But although I gave up on specific projects, I didn't forget my greater goal to make myself a fun, baggy hat. I merely adjusted my expectations: instead of trying to figure out some "secret" pattern, I decided to adapt an available one. And what I went with was the Seed Banded Slouch Hat, which you see now. That is, I "stole" the instructions for its seed band to use in a hat that would look nothing like it.

Instead of the three bands that you see on the brim of the hat on the left, I wanted some ribbing. I also thought that the wide stockinette areas were a little boring, so I planned to gussy them up as well. Finally, I was still all about a hat with a drawstring and pompoms--and not just because making an i-cord for the drawstring and the pompoms themselves would be a new skill to add to my collection. Indeed, if I had known in advance that both my yarn store and I would run out of the yarn I was using and that I wouldn't be able to add those two dear details to the design, I would have abandoned this idea for another or stocked up on another kind of yarn before starting. But I hadn't known, and that's why I now have the following "slouchy beanie" in my life . . .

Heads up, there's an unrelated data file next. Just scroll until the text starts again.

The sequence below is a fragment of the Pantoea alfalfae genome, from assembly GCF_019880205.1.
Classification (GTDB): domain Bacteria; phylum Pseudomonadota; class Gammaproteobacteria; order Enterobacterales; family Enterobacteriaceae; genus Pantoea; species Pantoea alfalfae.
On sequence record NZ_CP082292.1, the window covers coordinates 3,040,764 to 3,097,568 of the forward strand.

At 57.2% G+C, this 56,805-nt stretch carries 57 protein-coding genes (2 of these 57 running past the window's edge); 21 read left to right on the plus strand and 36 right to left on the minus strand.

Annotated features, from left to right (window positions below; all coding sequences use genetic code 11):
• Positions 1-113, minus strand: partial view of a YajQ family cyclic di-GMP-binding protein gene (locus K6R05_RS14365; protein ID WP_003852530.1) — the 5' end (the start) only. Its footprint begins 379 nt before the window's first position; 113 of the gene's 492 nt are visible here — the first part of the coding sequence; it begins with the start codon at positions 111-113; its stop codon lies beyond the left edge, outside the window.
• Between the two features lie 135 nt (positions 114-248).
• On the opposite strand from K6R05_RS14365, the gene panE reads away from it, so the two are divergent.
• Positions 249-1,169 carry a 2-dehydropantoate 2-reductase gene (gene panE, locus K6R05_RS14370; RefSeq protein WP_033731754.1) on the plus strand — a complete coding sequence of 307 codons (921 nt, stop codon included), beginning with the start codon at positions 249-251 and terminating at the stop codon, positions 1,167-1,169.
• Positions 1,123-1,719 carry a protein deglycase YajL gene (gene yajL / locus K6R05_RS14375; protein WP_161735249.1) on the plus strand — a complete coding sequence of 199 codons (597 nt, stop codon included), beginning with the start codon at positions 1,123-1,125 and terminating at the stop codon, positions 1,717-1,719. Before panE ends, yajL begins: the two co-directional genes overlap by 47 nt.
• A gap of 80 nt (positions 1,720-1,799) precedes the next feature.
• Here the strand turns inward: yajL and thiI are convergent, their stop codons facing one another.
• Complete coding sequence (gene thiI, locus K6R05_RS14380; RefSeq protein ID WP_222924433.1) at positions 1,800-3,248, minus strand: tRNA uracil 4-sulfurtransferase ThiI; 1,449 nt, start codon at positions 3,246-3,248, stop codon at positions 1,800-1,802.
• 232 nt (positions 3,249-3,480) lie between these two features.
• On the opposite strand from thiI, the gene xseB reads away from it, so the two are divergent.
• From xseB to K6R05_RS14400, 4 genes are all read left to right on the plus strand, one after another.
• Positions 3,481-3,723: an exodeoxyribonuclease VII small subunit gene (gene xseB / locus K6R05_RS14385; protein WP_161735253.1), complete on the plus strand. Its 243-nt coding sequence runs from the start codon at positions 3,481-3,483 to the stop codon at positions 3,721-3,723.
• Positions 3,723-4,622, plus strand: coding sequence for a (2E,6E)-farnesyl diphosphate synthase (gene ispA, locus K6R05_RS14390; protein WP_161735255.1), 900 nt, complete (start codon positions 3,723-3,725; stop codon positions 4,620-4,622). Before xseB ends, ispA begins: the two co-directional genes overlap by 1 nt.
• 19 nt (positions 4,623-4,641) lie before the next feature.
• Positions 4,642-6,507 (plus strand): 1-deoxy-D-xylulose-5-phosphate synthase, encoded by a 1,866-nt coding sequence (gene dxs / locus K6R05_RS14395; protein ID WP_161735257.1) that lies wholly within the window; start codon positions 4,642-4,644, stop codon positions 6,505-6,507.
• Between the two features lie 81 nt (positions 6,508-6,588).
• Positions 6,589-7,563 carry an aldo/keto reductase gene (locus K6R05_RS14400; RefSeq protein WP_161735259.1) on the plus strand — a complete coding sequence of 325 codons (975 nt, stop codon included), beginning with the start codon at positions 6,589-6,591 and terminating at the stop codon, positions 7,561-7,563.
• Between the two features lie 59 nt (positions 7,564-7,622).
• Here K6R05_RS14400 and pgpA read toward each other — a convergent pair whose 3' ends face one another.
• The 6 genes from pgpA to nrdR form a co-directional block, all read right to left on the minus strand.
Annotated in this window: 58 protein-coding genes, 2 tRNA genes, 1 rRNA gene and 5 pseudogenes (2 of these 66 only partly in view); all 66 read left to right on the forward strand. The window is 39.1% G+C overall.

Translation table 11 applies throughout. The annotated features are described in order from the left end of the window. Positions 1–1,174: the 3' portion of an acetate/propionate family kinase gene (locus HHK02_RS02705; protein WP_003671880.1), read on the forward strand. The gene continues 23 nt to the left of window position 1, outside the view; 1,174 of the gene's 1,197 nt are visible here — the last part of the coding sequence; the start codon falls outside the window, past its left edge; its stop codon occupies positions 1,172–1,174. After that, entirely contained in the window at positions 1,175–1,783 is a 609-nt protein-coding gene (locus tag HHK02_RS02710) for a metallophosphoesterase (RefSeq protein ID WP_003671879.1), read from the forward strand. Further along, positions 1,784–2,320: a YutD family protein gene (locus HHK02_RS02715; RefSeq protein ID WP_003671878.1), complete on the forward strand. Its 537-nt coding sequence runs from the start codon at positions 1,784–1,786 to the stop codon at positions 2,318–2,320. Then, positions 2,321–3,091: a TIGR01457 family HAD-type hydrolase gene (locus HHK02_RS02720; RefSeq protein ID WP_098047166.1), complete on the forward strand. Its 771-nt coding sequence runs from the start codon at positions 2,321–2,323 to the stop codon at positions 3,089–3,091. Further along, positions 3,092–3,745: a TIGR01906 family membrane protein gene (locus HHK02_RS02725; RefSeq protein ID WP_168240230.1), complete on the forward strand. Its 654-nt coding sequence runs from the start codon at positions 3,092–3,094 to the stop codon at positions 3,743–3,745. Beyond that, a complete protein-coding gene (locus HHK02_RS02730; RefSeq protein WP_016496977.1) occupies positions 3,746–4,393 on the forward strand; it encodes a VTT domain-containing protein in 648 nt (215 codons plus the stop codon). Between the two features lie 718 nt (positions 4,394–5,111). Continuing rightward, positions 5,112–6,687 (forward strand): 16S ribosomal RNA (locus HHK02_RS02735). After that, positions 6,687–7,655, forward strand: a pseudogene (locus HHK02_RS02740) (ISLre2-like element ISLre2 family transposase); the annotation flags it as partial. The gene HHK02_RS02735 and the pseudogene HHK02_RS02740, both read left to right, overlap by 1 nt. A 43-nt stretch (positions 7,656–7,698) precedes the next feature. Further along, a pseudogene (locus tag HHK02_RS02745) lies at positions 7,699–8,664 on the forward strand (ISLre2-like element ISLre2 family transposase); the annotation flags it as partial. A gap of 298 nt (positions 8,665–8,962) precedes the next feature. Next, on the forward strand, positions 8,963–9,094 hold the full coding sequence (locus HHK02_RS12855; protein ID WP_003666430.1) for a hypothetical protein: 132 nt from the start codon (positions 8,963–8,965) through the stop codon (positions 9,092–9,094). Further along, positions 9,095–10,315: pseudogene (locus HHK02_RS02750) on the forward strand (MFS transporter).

And those of you who have hats of your own and recognise that mine is on a laptop are now wondering just how huge my head is. I mean, you knew it was big, but in that other non-literal sense. =P

These days, I seem to make all my hats bigger than they should be . . . because of the first two I made, which are smaller than they should be. (I made them for myself, but would now like to palm them off on some newborns. =P) So enormous is this latest one, that it seems reasonable to believe that if I had cast on a mere eight fewer stitches at the beginning, I might still have had my drawstring and pompoms at the end! (If I could go back in time and talk to myself, however, I'd go for sixteen fewer stitches on the cast on and fewer ribbed rounds on the crown.)